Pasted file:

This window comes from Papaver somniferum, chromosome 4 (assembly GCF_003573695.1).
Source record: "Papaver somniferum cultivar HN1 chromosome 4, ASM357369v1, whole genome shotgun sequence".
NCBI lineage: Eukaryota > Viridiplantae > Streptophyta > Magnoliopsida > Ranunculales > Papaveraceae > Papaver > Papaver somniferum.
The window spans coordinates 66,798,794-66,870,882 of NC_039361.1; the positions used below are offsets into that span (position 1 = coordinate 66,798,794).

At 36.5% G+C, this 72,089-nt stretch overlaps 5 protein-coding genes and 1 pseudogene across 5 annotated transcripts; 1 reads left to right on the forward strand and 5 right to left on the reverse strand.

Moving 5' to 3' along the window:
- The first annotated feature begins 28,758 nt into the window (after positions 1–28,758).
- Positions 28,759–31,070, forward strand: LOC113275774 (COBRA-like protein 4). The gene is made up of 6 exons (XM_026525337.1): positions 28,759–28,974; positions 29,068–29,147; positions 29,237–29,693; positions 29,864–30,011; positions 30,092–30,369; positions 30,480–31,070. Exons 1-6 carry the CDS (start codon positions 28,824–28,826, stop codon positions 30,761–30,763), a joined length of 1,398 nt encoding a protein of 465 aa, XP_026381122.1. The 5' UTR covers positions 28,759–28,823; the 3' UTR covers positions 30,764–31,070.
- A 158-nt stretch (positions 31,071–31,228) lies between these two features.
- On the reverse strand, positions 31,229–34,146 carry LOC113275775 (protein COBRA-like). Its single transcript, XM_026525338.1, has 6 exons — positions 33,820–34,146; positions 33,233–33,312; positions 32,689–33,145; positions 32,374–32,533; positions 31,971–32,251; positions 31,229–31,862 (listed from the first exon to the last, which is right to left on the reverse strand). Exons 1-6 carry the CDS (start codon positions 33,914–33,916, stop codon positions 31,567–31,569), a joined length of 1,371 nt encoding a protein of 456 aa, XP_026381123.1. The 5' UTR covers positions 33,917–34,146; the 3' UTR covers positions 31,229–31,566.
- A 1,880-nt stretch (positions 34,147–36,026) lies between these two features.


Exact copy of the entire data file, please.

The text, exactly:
This window comes from Papaver somniferum, chromosome 4 (assembly GCF_003573695.1).
Source record: "Papaver somniferum cultivar HN1 chromosome 4, ASM357369v1, whole genome shotgun sequence".
NCBI lineage: Eukaryota > Viridiplantae > Streptophyta > Magnoliopsida > Ranunculales > Papaveraceae > Papaver > Papaver somniferum.
The window spans coordinates 66,798,794-66,870,882 of NC_039361.1; the positions used below are offsets into that span (position 1 = coordinate 66,798,794).

At 36.5% G+C, this 72,089-nt stretch overlaps 5 protein-coding genes and 1 pseudogene across 5 annotated transcripts; 1 reads left to right on the forward strand and 5 right to left on the reverse strand.

Moving 5' to 3' along the window:
- The first annotated feature begins 28,758 nt into the window (after positions 1–28,758).
- Positions 28,759–31,070, forward strand: LOC113275774 (COBRA-like protein 4). The gene is made up of 6 exons (XM_026525337.1): positions 28,759–28,974; positions 29,068–29,147; positions 29,237–29,693; positions 29,864–30,011; positions 30,092–30,369; positions 30,480–31,070. Exons 1-6 carry the CDS (start codon positions 28,824–28,826, stop codon positions 30,761–30,763), a joined length of 1,398 nt encoding a protein of 465 aa, XP_026381122.1. The 5' UTR covers positions 28,759–28,823; the 3' UTR covers positions 30,764–31,070.
- A 158-nt stretch (positions 31,071–31,228) lies between these two features.
- On the reverse strand, positions 31,229–34,146 carry LOC113275775 (protein COBRA-like). Its single transcript, XM_026525338.1, has 6 exons — positions 33,820–34,146; positions 33,233–33,312; positions 32,689–33,145; positions 32,374–32,533; positions 31,971–32,251; positions 31,229–31,862 (listed from the first exon to the last, which is right to left on the reverse strand). Exons 1-6 carry the CDS (start codon positions 33,914–33,916, stop codon positions 31,567–31,569), a joined length of 1,371 nt encoding a protein of 456 aa, XP_026381123.1. The 5' UTR covers positions 33,917–34,146; the 3' UTR covers positions 31,229–31,566.
- A 1,880-nt stretch (positions 34,147–36,026) lies between these two features.